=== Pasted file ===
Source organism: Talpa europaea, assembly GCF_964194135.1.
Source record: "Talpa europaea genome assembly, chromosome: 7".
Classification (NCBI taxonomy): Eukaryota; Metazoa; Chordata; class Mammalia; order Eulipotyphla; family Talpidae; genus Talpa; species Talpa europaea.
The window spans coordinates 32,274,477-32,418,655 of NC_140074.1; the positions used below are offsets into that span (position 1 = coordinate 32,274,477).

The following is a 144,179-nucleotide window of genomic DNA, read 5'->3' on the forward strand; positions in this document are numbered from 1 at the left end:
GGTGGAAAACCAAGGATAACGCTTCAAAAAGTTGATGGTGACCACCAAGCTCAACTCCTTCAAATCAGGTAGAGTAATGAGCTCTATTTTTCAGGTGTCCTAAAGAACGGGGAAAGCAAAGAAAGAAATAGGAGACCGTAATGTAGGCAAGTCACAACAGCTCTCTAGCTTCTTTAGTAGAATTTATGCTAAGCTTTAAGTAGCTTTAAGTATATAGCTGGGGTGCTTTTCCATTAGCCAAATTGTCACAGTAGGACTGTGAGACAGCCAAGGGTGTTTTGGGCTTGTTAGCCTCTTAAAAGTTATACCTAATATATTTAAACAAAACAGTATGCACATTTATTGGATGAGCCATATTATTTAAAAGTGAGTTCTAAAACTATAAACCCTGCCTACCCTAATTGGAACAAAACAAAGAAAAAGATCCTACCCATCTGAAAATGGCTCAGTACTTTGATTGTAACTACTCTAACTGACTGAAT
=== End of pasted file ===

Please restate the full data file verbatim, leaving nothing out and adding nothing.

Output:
Source organism: Talpa europaea, assembly GCF_964194135.1.
Source record: "Talpa europaea genome assembly, chromosome: 7".
Classification (NCBI taxonomy): Eukaryota; Metazoa; Chordata; class Mammalia; order Eulipotyphla; family Talpidae; genus Talpa; species Talpa europaea.
The window spans coordinates 32,274,477-32,418,655 of NC_140074.1; the positions used below are offsets into that span (position 1 = coordinate 32,274,477).

The following is a 144,179-nucleotide window of genomic DNA, read 5'->3' on the forward strand; positions in this document are numbered from 1 at the left end:
GGTGGAAAACCAAGGATAACGCTTCAAAAAGTTGATGGTGACCACCAAGCTCAACTCCTTCAAATCAGGTAGAGTAATGAGCTCTATTTTTCAGGTGTCCTAAAGAACGGGGAAAGCAAAGAAAGAAATAGGAGACCGTAATGTAGGCAAGTCACAACAGCTCTCTAGCTTCTTTAGTAGAATTTATGCTAAGCTTTAAGTAGCTTTAAGTATATAGCTGGGGTGCTTTTCCATTAGCCAAATTGTCACAGTAGGACTGTGAGACAGCCAAGGGTGTTTTGGGCTTGTTAGCCTCTTAAAAGTTATACCTAATATATTTAAACAAAACAGTATGCACATTTATTGGATGAGCCATATTATTTAAAAGTGAGTTCTAAAACTATAAACCCTGCCTACCCTAATTGGAACAAAACAAAGAAAAAGATCCTACCCATCTGAAAATGGCTCAGTACTTTGATTGTAACTACTCTAACTGACTGAAT